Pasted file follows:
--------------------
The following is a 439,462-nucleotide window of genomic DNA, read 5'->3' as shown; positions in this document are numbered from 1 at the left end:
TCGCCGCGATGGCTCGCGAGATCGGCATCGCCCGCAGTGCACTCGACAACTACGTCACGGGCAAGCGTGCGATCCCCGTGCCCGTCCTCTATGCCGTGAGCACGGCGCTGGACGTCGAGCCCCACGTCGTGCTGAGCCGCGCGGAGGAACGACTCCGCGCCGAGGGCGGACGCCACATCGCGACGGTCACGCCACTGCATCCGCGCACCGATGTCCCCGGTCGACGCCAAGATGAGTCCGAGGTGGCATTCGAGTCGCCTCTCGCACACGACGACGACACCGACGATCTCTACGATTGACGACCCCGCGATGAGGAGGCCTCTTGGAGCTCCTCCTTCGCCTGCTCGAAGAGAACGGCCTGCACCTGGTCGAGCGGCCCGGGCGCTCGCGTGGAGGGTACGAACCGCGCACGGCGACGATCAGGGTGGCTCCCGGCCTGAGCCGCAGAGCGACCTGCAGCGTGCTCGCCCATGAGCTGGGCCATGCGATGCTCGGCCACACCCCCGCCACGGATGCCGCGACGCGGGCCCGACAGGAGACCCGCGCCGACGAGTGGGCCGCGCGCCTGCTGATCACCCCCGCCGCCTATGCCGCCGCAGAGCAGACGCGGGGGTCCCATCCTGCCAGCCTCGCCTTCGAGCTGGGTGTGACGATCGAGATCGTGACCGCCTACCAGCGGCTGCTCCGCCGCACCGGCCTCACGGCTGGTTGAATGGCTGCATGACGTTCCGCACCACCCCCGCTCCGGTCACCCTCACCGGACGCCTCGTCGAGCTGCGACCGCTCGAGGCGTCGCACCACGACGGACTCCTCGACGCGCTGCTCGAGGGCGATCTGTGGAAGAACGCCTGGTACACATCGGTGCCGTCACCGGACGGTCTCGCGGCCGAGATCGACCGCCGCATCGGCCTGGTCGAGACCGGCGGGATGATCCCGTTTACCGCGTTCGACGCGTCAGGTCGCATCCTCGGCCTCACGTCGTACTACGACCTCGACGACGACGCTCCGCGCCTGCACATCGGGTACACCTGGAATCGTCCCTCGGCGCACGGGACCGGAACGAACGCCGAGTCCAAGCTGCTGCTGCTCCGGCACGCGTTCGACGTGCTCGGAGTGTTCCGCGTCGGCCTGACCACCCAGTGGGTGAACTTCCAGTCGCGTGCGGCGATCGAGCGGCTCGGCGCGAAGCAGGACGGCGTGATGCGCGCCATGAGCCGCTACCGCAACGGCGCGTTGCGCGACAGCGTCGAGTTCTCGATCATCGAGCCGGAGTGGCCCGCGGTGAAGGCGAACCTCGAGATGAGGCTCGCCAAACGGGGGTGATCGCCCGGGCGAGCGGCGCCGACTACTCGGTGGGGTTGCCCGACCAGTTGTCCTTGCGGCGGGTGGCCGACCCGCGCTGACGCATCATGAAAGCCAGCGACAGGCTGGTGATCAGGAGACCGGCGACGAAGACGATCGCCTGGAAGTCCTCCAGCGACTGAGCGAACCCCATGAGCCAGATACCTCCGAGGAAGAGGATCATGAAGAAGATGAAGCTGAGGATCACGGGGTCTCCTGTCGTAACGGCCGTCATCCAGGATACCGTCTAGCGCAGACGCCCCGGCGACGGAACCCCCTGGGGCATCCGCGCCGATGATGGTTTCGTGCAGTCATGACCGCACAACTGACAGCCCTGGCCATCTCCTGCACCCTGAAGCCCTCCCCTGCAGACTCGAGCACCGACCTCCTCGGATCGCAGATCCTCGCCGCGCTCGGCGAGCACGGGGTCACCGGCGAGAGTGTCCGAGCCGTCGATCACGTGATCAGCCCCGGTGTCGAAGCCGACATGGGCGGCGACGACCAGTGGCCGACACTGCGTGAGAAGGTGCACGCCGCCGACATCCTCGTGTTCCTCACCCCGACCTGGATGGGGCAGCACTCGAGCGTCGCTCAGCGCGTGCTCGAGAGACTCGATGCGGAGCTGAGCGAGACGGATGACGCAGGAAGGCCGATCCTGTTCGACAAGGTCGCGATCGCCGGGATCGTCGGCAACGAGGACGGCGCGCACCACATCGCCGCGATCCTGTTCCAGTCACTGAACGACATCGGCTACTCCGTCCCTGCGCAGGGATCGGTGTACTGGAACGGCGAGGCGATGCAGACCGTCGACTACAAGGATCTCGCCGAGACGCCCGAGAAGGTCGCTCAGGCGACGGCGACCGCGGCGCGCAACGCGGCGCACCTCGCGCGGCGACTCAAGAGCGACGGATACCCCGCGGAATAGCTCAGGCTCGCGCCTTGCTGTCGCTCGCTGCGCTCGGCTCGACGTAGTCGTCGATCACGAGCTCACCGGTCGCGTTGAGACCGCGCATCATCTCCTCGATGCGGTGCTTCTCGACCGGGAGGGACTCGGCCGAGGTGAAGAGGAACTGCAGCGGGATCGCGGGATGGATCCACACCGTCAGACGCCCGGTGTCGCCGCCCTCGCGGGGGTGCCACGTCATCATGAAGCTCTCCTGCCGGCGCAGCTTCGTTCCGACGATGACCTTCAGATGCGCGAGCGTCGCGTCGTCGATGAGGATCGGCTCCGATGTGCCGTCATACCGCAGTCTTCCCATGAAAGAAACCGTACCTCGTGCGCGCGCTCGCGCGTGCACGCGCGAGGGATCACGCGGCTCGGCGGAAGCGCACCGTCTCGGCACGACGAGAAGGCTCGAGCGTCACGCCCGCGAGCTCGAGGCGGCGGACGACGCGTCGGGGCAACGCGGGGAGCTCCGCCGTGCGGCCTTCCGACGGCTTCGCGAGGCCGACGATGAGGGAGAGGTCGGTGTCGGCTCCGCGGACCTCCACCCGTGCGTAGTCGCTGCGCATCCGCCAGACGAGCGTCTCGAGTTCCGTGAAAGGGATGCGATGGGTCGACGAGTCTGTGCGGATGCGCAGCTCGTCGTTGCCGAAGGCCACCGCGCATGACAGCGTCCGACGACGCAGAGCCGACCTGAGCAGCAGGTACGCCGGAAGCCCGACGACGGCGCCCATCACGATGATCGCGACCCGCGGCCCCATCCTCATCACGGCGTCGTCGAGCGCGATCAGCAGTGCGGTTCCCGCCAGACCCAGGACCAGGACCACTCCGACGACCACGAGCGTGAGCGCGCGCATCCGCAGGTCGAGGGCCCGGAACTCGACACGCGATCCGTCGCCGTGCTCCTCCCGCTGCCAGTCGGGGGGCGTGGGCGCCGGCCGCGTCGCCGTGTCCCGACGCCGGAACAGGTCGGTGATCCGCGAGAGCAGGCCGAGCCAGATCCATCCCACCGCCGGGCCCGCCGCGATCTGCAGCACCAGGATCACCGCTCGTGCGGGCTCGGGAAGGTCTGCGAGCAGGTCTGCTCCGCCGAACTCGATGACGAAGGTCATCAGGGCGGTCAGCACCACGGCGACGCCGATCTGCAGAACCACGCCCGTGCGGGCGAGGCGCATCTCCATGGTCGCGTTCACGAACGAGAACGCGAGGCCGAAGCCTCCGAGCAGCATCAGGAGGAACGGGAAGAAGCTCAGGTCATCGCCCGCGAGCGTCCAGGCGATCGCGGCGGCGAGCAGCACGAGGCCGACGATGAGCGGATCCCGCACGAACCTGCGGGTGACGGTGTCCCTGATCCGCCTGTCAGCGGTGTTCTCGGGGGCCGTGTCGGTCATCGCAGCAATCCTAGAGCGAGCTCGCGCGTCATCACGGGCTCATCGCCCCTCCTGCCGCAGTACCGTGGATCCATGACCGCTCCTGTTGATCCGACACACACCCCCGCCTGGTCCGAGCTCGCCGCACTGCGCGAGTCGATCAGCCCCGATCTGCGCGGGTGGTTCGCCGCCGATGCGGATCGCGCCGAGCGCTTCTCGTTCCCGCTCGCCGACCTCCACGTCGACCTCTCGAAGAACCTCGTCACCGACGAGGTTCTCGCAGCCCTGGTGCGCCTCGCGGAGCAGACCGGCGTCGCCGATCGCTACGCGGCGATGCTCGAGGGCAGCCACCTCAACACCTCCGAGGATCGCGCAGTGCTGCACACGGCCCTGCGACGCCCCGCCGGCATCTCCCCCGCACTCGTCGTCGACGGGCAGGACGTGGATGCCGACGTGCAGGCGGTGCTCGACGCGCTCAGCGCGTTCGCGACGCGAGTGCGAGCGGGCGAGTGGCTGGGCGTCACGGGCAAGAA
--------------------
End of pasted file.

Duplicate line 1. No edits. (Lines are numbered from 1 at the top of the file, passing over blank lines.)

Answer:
The following is a 439,462-nucleotide window of genomic DNA, read 5'->3' as shown; positions in this document are numbered from 1 at the left end: